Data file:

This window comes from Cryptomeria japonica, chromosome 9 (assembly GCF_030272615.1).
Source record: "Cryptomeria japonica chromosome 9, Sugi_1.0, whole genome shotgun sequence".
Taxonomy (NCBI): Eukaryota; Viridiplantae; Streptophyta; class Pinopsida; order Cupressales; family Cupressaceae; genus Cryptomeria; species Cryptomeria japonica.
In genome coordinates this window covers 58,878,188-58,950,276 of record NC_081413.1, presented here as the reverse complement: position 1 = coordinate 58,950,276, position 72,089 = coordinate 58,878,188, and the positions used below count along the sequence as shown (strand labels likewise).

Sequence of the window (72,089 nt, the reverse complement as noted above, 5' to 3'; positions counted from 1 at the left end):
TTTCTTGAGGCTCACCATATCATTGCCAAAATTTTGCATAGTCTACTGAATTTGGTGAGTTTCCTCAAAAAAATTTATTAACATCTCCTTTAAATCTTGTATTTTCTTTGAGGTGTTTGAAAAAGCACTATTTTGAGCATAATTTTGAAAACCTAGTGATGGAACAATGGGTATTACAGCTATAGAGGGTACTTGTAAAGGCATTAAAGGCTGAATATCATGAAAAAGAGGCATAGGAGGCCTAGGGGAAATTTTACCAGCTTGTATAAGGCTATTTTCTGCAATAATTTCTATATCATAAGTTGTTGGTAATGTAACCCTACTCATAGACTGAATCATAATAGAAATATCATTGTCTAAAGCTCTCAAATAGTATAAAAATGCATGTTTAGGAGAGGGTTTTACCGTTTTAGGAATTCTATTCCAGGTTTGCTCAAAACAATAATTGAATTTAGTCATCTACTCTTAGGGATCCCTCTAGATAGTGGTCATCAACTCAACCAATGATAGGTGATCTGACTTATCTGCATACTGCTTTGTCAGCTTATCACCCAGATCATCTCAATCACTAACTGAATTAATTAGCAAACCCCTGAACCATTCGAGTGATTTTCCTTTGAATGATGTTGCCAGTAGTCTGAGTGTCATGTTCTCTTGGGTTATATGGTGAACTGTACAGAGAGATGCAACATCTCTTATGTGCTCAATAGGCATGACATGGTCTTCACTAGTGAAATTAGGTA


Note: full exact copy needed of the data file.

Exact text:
This window comes from Cryptomeria japonica, chromosome 9 (assembly GCF_030272615.1).
Source record: "Cryptomeria japonica chromosome 9, Sugi_1.0, whole genome shotgun sequence".
Taxonomy (NCBI): Eukaryota; Viridiplantae; Streptophyta; class Pinopsida; order Cupressales; family Cupressaceae; genus Cryptomeria; species Cryptomeria japonica.
In genome coordinates this window covers 58,878,188-58,950,276 of record NC_081413.1, presented here as the reverse complement: position 1 = coordinate 58,950,276, position 72,089 = coordinate 58,878,188, and the positions used below count along the sequence as shown (strand labels likewise).

Sequence of the window (72,089 nt, the reverse complement as noted above, 5' to 3'; positions counted from 1 at the left end):
TTTCTTGAGGCTCACCATATCATTGCCAAAATTTTGCATAGTCTACTGAATTTGGTGAGTTTCCTCAAAAAAATTTATTAACATCTCCTTTAAATCTTGTATTTTCTTTGAGGTGTTTGAAAAAGCACTATTTTGAGCATAATTTTGAAAACCTAGTGATGGAACAATGGGTATTACAGCTATAGAGGGTACTTGTAAAGGCATTAAAGGCTGAATATCATGAAAAAGAGGCATAGGAGGCCTAGGGGAAATTTTACCAGCTTGTATAAGGCTATTTTCTGCAATAATTTCTATATCATAAGTTGTTGGTAATGTAACCCTACTCATAGACTGAATCATAATAGAAATATCATTGTCTAAAGCTCTCAAATAGTATAAAAATGCATGTTTAGGAGAGGGTTTTACCGTTTTAGGAATTCTATTCCAGGTTTGCTCAAAACAATAATTGAATTTAGTCATCTACTCTTAGGGATCCCTCTAGATAGTGGTCATCAACTCAACCAATGATAGGTGATCTGACTTATCTGCATACTGCTTTGTCAGCTTATCACCCAGATCATCTCAATCACTAACTGAATTAATTAGCAAACCCCTGAACCATTCGAGTGATTTTCCTTTGAATGATGTTGCCAGTAGTCTGAGTGTCATGTTCTCTTGGGTTATATGGTGAACTGTACAGAGAGATGCAACATCTCTTATGTGCTCAATAGGCATGACATGGTCTTCACTAGTGAAATTAGGTA